Example of Content-Based Recommendation



The idea of collaborative filtering is finding users in a community that share appreciations. If two users have same or almost same rated items in common, then they have similar taste. Such users build a group or a so called neighborhood. User gets recommendations for those items that user hasn’t rated before but were positively rated by users in his/her neighborhood.

cfExample of collaborative recommendation


Collaborative filtering has basically two approaches:

  1. User Based Approach 
    In this approach, Items that are recommended to a user are based on evaluation of items by users of  same neighborhood, with whom he/she shares common preferences. If the article was positively rated by the community, it will be recommended to the user. In the user-based approach  articles which  already rated by user  play an important role in searching for a group that shares appreciations with him/her.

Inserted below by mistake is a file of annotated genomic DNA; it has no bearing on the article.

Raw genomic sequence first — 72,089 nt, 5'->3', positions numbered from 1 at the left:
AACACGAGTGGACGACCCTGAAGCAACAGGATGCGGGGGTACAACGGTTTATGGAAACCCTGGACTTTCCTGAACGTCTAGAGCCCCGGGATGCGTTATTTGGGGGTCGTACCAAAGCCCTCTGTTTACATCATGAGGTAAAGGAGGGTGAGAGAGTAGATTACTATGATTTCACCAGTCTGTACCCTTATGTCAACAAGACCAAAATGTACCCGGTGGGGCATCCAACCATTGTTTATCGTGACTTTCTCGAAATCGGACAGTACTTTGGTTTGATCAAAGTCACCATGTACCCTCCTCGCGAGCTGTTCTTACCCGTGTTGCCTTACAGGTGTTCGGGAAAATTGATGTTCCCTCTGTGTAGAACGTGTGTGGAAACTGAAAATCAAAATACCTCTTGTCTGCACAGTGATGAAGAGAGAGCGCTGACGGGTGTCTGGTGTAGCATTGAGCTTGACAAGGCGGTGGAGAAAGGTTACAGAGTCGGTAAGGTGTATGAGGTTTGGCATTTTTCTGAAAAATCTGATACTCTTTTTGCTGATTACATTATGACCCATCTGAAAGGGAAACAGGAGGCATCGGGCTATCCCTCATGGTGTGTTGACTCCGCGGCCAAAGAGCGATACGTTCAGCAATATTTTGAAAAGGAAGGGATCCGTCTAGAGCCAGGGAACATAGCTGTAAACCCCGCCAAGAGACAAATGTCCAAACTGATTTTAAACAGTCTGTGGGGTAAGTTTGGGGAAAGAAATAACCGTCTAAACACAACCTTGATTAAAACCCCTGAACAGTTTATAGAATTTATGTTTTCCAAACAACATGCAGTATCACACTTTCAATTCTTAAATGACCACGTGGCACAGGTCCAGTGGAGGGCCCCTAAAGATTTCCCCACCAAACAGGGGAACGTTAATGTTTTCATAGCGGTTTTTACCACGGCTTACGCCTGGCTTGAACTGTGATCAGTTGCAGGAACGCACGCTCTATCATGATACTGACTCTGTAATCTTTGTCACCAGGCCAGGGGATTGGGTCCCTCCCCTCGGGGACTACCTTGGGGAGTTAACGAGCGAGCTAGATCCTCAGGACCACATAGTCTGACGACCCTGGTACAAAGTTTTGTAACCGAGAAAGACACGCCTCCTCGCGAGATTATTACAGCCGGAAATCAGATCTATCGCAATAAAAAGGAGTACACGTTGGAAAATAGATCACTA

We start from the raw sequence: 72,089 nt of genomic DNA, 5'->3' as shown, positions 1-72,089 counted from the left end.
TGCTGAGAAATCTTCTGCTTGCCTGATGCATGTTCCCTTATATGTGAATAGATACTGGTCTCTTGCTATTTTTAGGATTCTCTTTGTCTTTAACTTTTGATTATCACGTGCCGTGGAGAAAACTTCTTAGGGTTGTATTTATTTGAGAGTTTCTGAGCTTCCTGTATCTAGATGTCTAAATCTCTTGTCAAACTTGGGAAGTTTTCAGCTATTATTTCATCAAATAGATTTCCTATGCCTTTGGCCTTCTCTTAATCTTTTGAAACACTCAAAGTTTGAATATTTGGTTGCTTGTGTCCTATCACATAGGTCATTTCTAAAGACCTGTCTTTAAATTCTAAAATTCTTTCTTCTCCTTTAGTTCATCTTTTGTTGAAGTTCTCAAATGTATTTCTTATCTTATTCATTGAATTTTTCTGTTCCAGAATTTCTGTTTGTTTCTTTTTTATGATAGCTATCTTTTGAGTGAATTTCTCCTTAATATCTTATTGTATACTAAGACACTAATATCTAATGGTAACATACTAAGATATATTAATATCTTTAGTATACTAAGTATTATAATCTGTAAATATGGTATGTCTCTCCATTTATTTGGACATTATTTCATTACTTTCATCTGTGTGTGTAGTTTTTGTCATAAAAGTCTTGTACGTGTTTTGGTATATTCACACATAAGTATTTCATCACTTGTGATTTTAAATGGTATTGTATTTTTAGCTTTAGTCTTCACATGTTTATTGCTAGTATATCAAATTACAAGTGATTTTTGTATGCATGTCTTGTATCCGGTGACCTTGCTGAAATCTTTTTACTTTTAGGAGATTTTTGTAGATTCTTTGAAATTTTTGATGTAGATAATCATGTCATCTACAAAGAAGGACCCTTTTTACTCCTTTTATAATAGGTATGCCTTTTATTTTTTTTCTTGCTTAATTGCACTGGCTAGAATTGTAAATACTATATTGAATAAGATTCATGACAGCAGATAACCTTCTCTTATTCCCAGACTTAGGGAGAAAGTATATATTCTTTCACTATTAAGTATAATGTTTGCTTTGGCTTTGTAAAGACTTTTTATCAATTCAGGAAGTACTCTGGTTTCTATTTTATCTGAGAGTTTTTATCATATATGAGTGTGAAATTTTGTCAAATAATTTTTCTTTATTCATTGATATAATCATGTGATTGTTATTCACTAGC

2. Item Based Approach
    Referring to the fact that the taste of users remains constant or change very slightly, similar articles build neighborhoods based on appreciations of users. Afterwards the system generates recommendations with articles in the neighborhood that a user might prefer.


Example of User-based CF & Item-based CF

Let’s try to understand above picture. Let’s say there are three users, A,B & C. In user-based CF, user A and C are similar because both of them like Strawberry and Watermelon. Now user A likes Grapes and Orange too. So user-based CF will recommend Grapes and Orange to user C.

In item-based CF, Grapes and Watermelon will form the similar items neighborhood which means irrespective of users, different items which are similar will form a neighborhood. So when user C likes Watermelon, the other item from the same neighborhood  i.e Grapes will be recommended by item-based CF.